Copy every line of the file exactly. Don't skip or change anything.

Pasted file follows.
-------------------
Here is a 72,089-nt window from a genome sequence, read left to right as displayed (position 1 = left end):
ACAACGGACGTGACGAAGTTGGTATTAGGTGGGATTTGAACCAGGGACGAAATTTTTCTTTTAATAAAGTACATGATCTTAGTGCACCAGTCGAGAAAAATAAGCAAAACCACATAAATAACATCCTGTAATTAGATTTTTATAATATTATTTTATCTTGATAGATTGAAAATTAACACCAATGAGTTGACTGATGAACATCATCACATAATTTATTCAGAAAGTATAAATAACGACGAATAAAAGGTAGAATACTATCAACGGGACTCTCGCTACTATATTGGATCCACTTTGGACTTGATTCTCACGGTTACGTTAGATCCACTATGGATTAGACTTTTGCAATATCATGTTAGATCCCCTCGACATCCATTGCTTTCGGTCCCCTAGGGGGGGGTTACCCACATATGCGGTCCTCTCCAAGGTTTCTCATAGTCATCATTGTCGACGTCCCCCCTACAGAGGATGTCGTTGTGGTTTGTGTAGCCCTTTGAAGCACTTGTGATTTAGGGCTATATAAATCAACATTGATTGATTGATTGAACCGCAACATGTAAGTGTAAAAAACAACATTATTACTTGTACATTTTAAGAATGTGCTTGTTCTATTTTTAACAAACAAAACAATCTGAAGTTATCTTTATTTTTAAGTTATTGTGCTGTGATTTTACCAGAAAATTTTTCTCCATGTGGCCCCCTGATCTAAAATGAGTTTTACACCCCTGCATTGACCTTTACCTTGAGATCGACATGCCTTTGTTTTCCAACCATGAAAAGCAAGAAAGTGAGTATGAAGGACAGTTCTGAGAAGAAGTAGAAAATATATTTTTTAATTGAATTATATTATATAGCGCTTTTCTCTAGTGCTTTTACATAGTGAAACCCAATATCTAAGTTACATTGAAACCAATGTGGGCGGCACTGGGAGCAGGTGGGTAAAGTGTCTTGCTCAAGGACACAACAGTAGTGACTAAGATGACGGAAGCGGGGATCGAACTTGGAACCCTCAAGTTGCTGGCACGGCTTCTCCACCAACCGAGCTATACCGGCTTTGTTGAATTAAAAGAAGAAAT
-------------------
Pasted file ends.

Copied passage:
Here is a 72,089-nt window from a genome sequence, read left to right as displayed (position 1 = left end):
ACAACGGACGTGACGAAGTTGGTATTAGGTGGGATTTGAACCAGGGACGAAATTTTTCTTTTAATAAAGTACATGATCTTAGTGCACCAGTCGAGAAAAATAAGCAAAACCACATAAATAACATCCTGTAATTAGATTTTTATAATATTATTTTATCTTGATAGATTGAAAATTAACACCAATGAGTTGACTGATGAACATCATCACATAATTTATTCAGAAAGTATAAATAACGACGAATAAAAGGTAGAATACTATCAACGGGACTCTCGCTACTATATTGGATCCACTTTGGACTTGATTCTCACGGTTACGTTAGATCCACTATGGATTAGACTTTTGCAATATCATGTTAGATCCCCTCGACATCCATTGCTTTCGGTCCCCTAGGGGGGGGTTACCCACATATGCGGTCCTCTCCAAGGTTTCTCATAGTCATCATTGTCGACGTCCCCCCTACAGAGGATGTCGTTGTGGTTTGTGTAGCCCTTTGAAGCACTTGTGATTTAGGGCTATATAAATCAACATTGATTGATTGATTGAACCGCAACATGTAAGTGTAAAAAACAACATTATTACTTGTACATTTTAAGAATGTGCTTGTTCTATTTTTAACAAACAAAACAATCTGAAGTTATCTTTATTTTTAAGTTATTGTGCTGTGATTTTACCAGAAAATTTTTCTCCATGTGGCCCCCTGATCTAAAATGAGTTTTACACCCCTGCATTGACCTTTACCTTGAGATCGACATGCCTTTGTTTTCCAACCATGAAAAGCAAGAAAGTGAGTATGAAGGACAGTTCTGAGAAGAAGTAGAAAATATATTTTTTAATTGAATTATATTATATAGCGCTTTTCTCTAGTGCTTTTACATAGTGAAACCCAATATCTAAGTTACATTGAAACCAATGTGGGCGGCACTGGGAGCAGGTGGGTAAAGTGTCTTGCTCAAGGACACAACAGTAGTGACTAAGATGACGGAAGCGGGGATCGAACTTGGAACCCTCAAGTTGCTGGCACGGCTTCTCCACCAACCGAGCTATACCGGCTTTGTTGAATTAAAAGAAGAAAT